European union priorities and implications for asean4

European Union Priorities and Implications for ASEAN

  • Aging:

    • The EU approval to aging aims at mobilizing the full potential of people of all ages, along win-win strategies and no exclusion. Such strategies include life long learning, working longer, retiring later than was up till now the practice and following health sustaining activities. With this in mind the policy responses in Europe are envisaging financial viability of health care systems.


European union priorities and implications for asean5

European Union Priorities and Implications for ASEAN

  • Full employment:

    • The EU considers it necessary to achieve activity rates for all groups in the working age population, which are as high as possible. The activity patterns of the (increasing in size) older generations and migrants have to be taken into account.

    • The employment scenarios 1997-2005 of the EU present standard employment for all ages and both genders between 1997 and 2005 presented a slight increase (59.2 to 63.2) while the female employment as % of the total remained stagnant (42%) (Table 8). It is remarkable that the unused labor capacity (full and part time) is most acute in the female category between 30-49 age.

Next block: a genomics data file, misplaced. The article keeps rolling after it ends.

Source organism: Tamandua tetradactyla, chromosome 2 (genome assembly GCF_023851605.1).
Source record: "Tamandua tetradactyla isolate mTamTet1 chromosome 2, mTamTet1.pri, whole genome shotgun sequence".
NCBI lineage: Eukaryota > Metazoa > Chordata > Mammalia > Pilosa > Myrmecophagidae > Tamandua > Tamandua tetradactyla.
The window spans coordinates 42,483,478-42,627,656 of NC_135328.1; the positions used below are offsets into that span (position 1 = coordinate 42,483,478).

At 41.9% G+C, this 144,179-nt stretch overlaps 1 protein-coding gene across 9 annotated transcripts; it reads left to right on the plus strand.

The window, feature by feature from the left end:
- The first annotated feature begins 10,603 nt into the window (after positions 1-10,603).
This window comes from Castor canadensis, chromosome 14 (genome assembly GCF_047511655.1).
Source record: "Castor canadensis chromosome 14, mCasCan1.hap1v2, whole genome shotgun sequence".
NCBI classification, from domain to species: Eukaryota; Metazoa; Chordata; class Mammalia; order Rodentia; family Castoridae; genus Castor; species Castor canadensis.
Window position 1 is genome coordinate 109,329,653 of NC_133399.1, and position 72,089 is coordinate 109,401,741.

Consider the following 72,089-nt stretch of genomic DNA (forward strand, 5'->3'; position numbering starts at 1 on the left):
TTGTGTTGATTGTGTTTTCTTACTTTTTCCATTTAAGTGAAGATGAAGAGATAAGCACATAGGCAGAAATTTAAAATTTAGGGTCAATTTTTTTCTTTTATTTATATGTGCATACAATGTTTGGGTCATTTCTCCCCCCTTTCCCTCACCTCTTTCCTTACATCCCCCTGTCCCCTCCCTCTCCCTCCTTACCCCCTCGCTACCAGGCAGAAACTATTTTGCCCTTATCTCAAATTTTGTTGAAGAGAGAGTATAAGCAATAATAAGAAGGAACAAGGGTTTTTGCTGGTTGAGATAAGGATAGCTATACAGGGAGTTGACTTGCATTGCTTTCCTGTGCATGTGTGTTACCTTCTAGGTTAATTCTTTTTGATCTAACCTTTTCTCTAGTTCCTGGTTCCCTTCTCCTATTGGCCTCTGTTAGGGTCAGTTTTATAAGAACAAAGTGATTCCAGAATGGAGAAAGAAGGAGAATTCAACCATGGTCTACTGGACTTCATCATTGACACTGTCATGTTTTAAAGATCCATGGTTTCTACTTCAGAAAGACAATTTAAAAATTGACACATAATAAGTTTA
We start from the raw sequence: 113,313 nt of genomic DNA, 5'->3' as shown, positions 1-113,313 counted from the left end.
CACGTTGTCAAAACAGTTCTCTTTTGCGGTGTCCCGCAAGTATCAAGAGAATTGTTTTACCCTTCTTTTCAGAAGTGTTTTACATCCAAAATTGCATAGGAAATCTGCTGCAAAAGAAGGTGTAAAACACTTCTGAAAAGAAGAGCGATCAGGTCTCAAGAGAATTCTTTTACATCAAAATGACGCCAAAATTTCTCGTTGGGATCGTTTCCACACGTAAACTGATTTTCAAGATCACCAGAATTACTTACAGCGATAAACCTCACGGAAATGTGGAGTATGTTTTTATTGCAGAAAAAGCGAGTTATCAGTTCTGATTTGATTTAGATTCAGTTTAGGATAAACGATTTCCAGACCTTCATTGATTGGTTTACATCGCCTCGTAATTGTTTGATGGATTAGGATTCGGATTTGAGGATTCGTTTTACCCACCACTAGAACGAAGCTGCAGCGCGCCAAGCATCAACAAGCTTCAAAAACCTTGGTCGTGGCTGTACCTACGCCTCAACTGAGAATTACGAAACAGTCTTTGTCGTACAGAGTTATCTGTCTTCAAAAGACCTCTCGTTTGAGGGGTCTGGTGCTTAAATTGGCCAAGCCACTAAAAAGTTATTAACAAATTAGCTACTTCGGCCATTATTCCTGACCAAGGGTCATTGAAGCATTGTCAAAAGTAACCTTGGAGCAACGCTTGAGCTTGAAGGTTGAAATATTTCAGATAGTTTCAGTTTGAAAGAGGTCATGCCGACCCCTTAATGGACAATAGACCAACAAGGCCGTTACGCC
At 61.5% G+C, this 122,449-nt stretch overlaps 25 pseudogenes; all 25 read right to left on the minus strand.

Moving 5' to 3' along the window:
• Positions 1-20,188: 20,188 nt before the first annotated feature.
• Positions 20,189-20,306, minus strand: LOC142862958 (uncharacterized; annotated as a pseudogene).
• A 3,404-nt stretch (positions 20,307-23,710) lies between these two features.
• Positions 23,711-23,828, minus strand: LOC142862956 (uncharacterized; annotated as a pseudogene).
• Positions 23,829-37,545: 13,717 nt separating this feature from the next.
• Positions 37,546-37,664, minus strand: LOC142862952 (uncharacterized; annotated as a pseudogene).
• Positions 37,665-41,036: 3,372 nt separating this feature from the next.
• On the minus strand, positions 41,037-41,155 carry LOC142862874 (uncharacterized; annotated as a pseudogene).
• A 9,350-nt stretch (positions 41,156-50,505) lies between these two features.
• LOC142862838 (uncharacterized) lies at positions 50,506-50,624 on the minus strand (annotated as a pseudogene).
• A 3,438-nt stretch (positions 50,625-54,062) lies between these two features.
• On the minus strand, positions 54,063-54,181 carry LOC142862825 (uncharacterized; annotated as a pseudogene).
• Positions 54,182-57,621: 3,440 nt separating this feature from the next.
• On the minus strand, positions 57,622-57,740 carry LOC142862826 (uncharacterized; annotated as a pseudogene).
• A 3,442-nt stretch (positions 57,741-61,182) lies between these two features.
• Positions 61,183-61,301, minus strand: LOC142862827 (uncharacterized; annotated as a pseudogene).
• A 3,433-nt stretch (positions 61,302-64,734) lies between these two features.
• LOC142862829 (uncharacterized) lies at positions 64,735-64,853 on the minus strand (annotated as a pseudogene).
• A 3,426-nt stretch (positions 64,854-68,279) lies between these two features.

European union priorities and implications for asean6

European Union Priorities and Implications for ASEAN

  • From a European perspective, the implications for ASEAN to learn out of the EU experiences are complex. This is particularly in terms of what the EU is doing to upgrade the productivity of the workforce to maximize the opportunity of increasing aging population. Part of the reasons is that there are substantial institutional differences between EU and ASEAN


European union priorities and implications for asean7

European Union Priorities and Implications for ASEAN

  • Given a different status of socio-economic development and regional integration, EU and ASEAN have different priorities and approaches of concerns. For the EU, the current priorities are unemployment and irregular migration from outside the region. For ASEAN, to maximize demographic dividend via minimal gap in productivity of human resources is supposed to be a major regional concern in the years to come.


Ways and means to maximize demographic dividend in asean

Ways and Means to Maximize Demographic Dividend in ASEAN

  • Rays of hope and reasons for optimism

    • Joint efforts by ASEAN member countries

    • Modern economic conditions

    • Leaders’ vision

  • Internal and external challenges